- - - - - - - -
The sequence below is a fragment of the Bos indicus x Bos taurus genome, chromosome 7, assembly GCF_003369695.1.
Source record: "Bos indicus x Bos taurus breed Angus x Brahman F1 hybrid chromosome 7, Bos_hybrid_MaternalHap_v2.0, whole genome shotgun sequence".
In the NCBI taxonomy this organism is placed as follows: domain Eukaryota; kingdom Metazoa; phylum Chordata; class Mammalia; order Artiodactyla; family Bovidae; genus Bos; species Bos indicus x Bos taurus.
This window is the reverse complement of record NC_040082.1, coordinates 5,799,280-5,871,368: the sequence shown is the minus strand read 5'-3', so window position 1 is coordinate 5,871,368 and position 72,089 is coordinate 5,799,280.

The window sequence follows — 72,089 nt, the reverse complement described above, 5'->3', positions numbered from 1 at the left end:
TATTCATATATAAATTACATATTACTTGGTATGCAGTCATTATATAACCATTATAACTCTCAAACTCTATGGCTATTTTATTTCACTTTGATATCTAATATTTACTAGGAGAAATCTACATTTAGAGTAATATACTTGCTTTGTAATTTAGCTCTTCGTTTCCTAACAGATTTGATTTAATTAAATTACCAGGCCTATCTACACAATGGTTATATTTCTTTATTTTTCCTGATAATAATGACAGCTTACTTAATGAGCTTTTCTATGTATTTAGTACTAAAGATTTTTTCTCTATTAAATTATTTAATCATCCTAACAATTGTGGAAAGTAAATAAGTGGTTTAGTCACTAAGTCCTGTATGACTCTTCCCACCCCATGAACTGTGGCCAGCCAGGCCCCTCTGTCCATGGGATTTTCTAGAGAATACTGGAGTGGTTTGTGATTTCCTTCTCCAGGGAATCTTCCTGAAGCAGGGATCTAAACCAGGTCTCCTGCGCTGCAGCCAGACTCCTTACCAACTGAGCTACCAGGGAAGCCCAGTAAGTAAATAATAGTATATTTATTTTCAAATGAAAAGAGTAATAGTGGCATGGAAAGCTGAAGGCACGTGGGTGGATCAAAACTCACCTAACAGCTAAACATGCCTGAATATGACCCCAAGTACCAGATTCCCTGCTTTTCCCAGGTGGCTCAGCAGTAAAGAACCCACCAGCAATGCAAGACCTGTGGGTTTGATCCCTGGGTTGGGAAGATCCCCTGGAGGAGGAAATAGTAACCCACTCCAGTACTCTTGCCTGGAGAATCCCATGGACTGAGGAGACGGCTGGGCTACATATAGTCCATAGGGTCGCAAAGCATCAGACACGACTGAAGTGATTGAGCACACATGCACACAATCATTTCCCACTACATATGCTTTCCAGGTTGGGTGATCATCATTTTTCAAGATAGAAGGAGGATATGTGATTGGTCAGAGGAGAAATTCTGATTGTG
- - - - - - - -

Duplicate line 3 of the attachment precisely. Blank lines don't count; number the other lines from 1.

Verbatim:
In the NCBI taxonomy this organism is placed as follows: domain Eukaryota; kingdom Metazoa; phylum Chordata; class Mammalia; order Artiodactyla; family Bovidae; genus Bos; species Bos indicus x Bos taurus.